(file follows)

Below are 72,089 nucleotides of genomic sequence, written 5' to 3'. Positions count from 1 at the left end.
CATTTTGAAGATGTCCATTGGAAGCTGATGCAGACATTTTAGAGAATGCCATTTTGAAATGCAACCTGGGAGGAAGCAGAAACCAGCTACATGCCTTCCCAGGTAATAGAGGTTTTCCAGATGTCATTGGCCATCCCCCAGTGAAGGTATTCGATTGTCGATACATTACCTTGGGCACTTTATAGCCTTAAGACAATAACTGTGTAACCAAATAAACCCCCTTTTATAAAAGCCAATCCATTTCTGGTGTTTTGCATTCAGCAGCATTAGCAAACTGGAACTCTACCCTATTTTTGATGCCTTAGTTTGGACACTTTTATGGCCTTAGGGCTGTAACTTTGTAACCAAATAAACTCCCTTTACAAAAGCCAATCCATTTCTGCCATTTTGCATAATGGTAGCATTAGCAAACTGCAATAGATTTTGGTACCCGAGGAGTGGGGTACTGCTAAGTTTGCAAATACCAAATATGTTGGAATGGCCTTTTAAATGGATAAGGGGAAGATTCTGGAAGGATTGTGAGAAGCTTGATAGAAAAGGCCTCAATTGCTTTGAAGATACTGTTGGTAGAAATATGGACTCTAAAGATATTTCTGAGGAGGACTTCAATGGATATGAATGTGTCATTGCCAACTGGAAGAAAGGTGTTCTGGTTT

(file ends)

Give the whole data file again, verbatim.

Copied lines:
Below are 72,089 nucleotides of genomic sequence, written 5' to 3'. Positions count from 1 at the left end.
CATTTTGAAGATGTCCATTGGAAGCTGATGCAGACATTTTAGAGAATGCCATTTTGAAATGCAACCTGGGAGGAAGCAGAAACCAGCTACATGCCTTCCCAGGTAATAGAGGTTTTCCAGATGTCATTGGCCATCCCCCAGTGAAGGTATTCGATTGTCGATACATTACCTTGGGCACTTTATAGCCTTAAGACAATAACTGTGTAACCAAATAAACCCCCTTTTATAAAAGCCAATCCATTTCTGGTGTTTTGCATTCAGCAGCATTAGCAAACTGGAACTCTACCCTATTTTTGATGCCTTAGTTTGGACACTTTTATGGCCTTAGGGCTGTAACTTTGTAACCAAATAAACTCCCTTTACAAAAGCCAATCCATTTCTGCCATTTTGCATAATGGTAGCATTAGCAAACTGCAATAGATTTTGGTACCCGAGGAGTGGGGTACTGCTAAGTTTGCAAATACCAAATATGTTGGAATGGCCTTTTAAATGGATAAGGGGAAGATTCTGGAAGGATTGTGAGAAGCTTGATAGAAAAGGCCTCAATTGCTTTGAAGATACTGTTGGTAGAAATATGGACTCTAAAGATATTTCTGAGGAGGACTTCAATGGATATGAATGTGTCATTGCCAACTGGAAGAAAGGTGTTCTGGTTT